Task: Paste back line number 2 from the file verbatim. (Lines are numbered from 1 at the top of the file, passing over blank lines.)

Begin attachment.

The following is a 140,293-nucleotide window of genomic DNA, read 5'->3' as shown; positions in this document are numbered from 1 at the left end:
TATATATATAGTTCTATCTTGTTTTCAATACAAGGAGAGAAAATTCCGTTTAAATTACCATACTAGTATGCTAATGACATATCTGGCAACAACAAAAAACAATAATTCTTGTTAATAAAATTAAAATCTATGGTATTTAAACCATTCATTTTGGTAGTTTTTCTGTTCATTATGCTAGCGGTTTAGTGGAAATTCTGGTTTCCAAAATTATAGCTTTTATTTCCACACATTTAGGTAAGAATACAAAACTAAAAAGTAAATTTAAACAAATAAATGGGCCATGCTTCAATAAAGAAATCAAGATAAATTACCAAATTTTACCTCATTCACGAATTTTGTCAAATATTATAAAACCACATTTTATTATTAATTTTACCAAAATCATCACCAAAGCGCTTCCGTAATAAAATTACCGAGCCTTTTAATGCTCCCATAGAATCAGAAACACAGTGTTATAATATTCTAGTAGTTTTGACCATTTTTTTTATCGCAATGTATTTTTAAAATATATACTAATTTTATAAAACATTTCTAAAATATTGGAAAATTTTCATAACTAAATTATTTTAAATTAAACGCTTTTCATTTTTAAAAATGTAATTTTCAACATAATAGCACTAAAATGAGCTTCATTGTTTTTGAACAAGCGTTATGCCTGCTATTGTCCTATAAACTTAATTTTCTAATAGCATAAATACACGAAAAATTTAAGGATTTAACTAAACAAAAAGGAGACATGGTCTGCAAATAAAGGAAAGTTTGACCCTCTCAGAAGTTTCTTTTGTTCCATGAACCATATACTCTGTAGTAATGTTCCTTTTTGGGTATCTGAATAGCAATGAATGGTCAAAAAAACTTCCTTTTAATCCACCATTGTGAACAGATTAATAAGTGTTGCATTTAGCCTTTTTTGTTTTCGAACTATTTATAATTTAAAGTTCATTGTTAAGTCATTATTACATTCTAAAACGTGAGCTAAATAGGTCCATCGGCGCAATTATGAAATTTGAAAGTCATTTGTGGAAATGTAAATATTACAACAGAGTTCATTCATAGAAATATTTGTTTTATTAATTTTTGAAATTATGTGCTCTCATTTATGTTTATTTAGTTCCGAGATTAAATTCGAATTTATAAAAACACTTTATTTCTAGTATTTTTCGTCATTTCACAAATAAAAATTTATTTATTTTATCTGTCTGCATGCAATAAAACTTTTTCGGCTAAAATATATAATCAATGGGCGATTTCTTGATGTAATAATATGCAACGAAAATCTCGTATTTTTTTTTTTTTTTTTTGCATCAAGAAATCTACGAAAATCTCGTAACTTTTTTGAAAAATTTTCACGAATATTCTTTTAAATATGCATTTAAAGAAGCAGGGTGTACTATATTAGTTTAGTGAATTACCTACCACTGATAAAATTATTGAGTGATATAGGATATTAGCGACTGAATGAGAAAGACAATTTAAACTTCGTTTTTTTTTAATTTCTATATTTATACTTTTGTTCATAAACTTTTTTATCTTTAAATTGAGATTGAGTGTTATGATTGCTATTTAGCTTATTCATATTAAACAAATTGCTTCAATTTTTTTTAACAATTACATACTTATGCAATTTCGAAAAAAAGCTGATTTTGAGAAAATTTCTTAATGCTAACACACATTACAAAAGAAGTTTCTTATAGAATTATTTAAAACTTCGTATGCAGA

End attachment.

TATATATATAGTTCTATCTTGTTTTCAATACAAGGAGAGAAAATTCCGTTTAAATTACCATACTAGTATGCTAATGACATATCTGGCAACAACAAAAAACAATAATTCTTGTTAATAAAATTAAAATCTATGGTATTTAAACCATTCATTTTGGTAGTTTTTCTGTTCATTATGCTAGCGGTTTAGTGGAAATTCTGGTTTCCAAAATTATAGCTTTTATTTCCACACATTTAGGTAAGAATACAAAACTAAAAAGTAAATTTAAACAAATAAATGGGCCATGCTTCAATAAAGAAATCAAGATAAATTACCAAATTTTACCTCATTCACGAATTTTGTCAAATATTATAAAACCACATTTTATTATTAATTTTACCAAAATCATCACCAAAGCGCTTCCGTAATAAAATTACCGAGCCTTTTAATGCTCCCATAGAATCAGAAACACAGTGTTATAATATTCTAGTAGTTTTGACCATTTTTTTTATCGCAATGTATTTTTAAAATATATACTAATTTTATAAAACATTTCTAAAATATTGGAAAATTTTCATAACTAAATTATTTTAAATTAAACGCTTTTCATTTTTAAAAATGTAATTTTCAACATAATAGCACTAAAATGAGCTTCATTGTTTTTGAACAAGCGTTATGCCTGCTATTGTCCTATAAACTTAATTTTCTAATAGCATAAATACACGAAAAATTTAAGGATTTAACTAAACAAAAAGGAGACATGGTCTGCAAATAAAGGAAAGTTTGACCCTCTCAGAAGTTTCTTTTGTTCCATGAACCATATACTCTGTAGTAATGTTCCTTTTTGGGTATCTGAATAGCAATGAATGGTCAAAAAAACTTCCTTTTAATCCACCATTGTGAACAGATTAATAAGTGTTGCATTTAGCCTTTTTTGTTTTCGAACTATTTATAATTTAAAGTTCATTGTTAAGTCATTATTACATTCTAAAACGTGAGCTAAATAGGTCCATCGGCGCAATTATGAAATTTGAAAGTCATTTGTGGAAATGTAAATATTACAACAGAGTTCATTCATAGAAATATTTGTTTTATTAATTTTTGAAATTATGTGCTCTCATTTATGTTTATTTAGTTCCGAGATTAAATTCGAATTTATAAAAACACTTTATTTCTAGTATTTTTCGTCATTTCACAAATAAAAATTTATTTATTTTATCTGTCTGCATGCAATAAAACTTTTTCGGCTAAAATATATAATCAATGGGCGATTTCTTGATGTAATAATATGCAACGAAAATCTCGTATTTTTTTTTTTTTTTTTTGCATCAAGAAATCTACGAAAATCTCGTAACTTTTTTGAAAAATTTTCACGAATATTCTTTTAAATATGCATTTAAAGAAGCAGGGTGTACTATATTAGTTTAGTGAATTACCTACCACTGATAAAATTATTGAGTGATATAGGATATTAGCGACTGAATGAGAAAGACAATTTAAACTTCGTTTTTTTTTAATTTCTATATTTATACTTTTGTTCATAAACTTTTTTATCTTTAAATTGAGATTGAGTGTTATGATTGCTATTTAGCTTATTCATATTAAACAAATTGCTTCAATTTTTTTTAACAATTACATACTTATGCAATTTCGAAAAAAAGCTGATTTTGAGAAAATTTCTTAATGCTAACACACATTACAAAAGAAGTTTCTTATAGAATTATTTAAAACTTCGTATGCAGA